Pause works with those who have experienced, or are at risk of, repeat removals of children from their care. We aim to break this cycle and give women the opportunity to develop new skills and responses that can help them create a more positive future.
We create a space for change, allowing women to focus on themselves, sometimes for the first time in their lives. Every person we work with is treated as an individual. Our relationship-based approach supports them to build their self-esteem and develop their aspirations.
17 and counting…
From our first in Hackney to our latest in Blackpool, our Practices are supporting women who have had children removed from their care, building their self-esteem and confidence through a bespoke programme of work. Working with partners in the third and public sectors, Pause is making a positive impact on the lives of families across the country. To find our more about our Practices, click here.
We are recruiting!
As we go from strength to strength, we expect to raise further funding by a mixed economy model that generates income from national and local government, traded income, philanthropic and corporate sources. Could you develop and implement a strategy to maximise income? Find out more here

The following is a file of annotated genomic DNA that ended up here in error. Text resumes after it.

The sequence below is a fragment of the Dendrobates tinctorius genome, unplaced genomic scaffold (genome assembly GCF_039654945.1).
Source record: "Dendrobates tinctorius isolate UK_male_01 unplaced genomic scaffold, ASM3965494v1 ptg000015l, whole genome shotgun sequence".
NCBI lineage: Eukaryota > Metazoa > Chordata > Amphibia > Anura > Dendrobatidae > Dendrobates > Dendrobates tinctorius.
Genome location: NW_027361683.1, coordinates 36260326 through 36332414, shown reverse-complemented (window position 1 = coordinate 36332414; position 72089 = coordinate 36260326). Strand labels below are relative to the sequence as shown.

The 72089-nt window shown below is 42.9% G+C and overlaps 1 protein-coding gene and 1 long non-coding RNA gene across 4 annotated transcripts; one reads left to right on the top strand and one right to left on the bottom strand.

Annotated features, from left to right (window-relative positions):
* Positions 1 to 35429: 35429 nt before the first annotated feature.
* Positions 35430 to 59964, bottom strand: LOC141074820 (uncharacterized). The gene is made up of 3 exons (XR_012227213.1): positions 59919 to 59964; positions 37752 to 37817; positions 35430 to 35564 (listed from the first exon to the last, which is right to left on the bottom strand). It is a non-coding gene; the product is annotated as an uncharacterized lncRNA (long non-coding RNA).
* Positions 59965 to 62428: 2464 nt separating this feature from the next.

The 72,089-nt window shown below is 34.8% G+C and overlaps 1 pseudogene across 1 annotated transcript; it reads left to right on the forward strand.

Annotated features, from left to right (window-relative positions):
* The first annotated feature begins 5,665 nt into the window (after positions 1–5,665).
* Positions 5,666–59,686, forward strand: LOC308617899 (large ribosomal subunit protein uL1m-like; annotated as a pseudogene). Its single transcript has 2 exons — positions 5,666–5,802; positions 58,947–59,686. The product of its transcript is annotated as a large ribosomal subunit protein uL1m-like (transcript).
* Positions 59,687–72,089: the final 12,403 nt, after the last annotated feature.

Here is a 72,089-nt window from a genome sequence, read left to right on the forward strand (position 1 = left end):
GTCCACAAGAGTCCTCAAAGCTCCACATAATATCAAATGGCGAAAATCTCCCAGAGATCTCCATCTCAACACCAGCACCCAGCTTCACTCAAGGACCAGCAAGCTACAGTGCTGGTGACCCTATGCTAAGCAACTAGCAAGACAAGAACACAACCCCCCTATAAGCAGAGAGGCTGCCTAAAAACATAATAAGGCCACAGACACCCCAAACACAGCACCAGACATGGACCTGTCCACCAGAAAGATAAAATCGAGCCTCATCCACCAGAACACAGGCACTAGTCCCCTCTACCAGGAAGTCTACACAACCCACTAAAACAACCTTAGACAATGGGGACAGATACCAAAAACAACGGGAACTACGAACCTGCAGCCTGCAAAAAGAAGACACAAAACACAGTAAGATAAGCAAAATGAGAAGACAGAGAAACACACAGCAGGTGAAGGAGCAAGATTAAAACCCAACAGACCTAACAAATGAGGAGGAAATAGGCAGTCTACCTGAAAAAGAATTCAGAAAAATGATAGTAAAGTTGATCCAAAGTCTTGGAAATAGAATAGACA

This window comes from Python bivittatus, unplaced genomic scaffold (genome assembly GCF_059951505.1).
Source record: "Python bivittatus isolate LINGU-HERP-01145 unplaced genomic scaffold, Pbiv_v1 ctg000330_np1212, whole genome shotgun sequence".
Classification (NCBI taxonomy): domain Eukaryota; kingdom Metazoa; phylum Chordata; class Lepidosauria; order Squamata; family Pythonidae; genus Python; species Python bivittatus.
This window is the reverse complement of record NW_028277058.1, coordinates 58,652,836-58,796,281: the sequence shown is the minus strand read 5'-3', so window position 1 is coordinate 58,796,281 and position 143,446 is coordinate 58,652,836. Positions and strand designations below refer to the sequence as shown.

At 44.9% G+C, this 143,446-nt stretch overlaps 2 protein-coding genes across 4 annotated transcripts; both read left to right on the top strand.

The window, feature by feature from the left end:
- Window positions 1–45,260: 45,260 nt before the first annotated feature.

Find out what it’s like to be a Pause Practitioner
Pause Practitioners come from a wide variety of backgrounds, including frontline social work, drug and alcohol services, domestic abuse support and the criminal justice system. What is a constant for all of them, though, is their commitment to Pause and supporting Participants through the 18-month programme. Find out more about their work and read a beautiful poem from the award-winning Simon Armitage, based on one of our Practitioners in Hull here.
Pause packs a punch, says independent evaluation
An extremely effective programme that has a positive and significant impact and saves money: that’s the ringing endorsement of Pause by an evaluation commissioned by the Department for Education’s Innovation Fund. Pause was found to improve the lives of those it works with, increasing engagement with other services, including healthcare, and tackling issues of self-esteem and trauma, and most significantly reducing the number of children needing to go into care. Read more here